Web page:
There is no doubt that allergy-induced illness, such as asthma and hay fever, may cause a child’s school work to suffer because of absenteeism, or the child feeling below par. Whether learning difficulty can itself be a form of allergic reaction, as is suggested in some quarters, is unlikely. Those who make such claims have not produced satisfactory evidence to support their assertion.
The practice of putting children with specific learning difficulties on allergy diets to improve their performance or behaviour is controversial. The reliability of blood and skin tests for allergy in these children is also questionable.
If a child is put on an allergy diet, this should be supervised by a doctor to ensure that the child is receiving adequate nutrition. The best way to evaluate the diet is for an independent observer, such as the teacher, to monitor the child’s performance without knowing when he is on the allergy diet and when he is eating normally. It is important that the observation extends over a period when the child is on a normal diet, then on the allergy diet, and is finally back on a normal diet again. The child’s learning should improve on the allergy diet and deteriorate when the normal diet is recommenced.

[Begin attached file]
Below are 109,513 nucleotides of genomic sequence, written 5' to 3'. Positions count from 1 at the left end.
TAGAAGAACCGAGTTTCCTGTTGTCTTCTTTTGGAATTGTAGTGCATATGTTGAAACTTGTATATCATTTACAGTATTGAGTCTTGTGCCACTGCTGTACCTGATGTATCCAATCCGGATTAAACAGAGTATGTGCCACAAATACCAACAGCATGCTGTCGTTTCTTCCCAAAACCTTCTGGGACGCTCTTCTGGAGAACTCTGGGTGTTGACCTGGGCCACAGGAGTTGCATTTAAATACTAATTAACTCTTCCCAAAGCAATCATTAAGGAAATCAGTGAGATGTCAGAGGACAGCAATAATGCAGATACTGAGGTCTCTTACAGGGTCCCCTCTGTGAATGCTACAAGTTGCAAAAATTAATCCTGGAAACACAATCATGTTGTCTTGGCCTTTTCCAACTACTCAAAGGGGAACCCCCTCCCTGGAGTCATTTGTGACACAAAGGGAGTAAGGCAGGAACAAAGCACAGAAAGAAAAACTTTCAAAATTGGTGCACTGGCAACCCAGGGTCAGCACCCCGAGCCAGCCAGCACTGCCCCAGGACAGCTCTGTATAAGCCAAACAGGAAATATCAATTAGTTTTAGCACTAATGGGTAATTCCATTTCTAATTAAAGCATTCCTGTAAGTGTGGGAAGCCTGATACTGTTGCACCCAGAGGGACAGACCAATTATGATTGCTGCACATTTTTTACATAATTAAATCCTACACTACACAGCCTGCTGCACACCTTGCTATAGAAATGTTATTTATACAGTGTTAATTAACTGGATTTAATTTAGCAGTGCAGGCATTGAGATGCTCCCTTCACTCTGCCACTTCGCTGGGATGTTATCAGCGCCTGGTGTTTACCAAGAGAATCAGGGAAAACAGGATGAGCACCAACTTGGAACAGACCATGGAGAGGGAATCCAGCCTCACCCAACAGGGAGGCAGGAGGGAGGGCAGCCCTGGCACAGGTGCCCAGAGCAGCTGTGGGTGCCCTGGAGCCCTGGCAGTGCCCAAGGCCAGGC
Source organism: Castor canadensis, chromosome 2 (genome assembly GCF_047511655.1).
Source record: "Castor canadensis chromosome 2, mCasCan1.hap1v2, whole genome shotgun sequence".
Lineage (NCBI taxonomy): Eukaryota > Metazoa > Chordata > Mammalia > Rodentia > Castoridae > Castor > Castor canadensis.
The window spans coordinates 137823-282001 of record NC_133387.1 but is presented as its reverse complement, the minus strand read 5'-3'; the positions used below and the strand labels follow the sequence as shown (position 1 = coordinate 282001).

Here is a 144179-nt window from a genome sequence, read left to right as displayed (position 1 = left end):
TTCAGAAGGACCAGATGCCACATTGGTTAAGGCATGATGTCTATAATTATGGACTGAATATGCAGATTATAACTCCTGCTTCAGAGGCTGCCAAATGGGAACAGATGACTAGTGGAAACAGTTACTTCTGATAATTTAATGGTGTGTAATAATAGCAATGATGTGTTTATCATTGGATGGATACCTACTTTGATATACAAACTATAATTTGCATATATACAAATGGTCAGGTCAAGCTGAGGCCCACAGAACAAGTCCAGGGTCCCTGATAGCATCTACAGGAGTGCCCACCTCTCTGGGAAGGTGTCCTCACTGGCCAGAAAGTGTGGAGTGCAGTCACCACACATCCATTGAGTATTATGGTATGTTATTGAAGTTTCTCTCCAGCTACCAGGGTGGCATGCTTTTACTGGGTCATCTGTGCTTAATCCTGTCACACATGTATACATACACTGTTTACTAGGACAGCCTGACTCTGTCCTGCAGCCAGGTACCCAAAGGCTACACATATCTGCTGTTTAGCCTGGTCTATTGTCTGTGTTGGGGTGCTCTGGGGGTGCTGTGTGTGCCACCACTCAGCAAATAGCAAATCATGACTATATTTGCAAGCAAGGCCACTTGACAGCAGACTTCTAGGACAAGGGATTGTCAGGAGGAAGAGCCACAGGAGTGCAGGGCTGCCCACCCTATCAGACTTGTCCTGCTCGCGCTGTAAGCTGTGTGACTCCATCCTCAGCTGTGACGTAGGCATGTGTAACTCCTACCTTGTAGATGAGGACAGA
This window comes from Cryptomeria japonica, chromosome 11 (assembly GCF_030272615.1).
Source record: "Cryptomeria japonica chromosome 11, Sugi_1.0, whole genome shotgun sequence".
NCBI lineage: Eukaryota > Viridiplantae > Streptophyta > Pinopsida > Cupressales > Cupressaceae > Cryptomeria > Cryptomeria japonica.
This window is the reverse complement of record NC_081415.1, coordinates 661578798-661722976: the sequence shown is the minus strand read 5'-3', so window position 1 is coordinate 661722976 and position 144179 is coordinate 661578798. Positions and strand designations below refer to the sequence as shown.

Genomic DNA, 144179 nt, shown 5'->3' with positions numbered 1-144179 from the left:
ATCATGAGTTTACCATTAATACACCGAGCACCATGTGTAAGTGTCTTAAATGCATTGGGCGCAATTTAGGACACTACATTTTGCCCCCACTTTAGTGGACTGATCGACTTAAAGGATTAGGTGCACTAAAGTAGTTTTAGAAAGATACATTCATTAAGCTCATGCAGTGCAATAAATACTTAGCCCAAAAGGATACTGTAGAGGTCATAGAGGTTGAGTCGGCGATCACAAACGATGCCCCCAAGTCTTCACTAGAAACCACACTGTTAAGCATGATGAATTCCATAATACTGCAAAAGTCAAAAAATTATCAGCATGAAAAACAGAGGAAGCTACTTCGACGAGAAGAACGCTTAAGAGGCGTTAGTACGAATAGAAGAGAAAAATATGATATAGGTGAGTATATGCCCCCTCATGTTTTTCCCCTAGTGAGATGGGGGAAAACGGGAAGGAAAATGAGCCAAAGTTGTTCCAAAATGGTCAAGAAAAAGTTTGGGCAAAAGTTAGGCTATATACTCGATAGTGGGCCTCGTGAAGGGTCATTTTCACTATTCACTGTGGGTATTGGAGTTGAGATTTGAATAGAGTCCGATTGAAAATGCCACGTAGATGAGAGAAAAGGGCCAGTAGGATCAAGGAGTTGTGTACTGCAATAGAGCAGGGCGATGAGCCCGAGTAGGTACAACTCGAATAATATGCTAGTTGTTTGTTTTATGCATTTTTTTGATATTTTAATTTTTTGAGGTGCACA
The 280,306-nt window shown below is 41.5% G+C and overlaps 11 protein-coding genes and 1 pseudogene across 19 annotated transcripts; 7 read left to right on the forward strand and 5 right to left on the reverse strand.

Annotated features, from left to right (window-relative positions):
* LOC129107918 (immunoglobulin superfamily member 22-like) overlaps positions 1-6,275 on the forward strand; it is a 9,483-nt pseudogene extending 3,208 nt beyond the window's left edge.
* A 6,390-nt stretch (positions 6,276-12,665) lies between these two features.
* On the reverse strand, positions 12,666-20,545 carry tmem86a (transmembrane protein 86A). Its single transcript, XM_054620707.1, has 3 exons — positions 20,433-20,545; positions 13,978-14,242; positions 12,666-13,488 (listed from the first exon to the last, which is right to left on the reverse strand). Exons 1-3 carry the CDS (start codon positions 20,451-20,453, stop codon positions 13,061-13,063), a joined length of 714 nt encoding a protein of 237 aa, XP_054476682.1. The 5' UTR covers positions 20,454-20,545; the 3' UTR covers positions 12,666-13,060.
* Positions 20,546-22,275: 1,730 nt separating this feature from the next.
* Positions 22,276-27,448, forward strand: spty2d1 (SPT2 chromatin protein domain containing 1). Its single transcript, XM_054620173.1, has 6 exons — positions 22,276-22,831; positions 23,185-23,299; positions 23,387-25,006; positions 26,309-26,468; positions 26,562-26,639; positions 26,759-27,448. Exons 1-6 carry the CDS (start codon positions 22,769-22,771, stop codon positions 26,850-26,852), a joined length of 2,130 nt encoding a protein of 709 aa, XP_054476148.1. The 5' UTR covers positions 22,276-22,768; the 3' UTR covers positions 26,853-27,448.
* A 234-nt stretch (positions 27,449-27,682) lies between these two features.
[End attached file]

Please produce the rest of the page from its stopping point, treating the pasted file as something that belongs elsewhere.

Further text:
If a child is on a diet, he should still receive conventional educational help according to his needs.
Children with specific learning difficulties are sometimes put on a gluten-free diet in an attempt to help solve their problem. Gluten is a protein found in wheat, rye, and oats. The only condition known to be associated with gluten sensitivity is coeliac disease, a condition unrelated to specific learning difficulties. Coeliac disease should only be diagnosed by a paediatric gastroenterologist (a specialist in the stomach and intestines of children).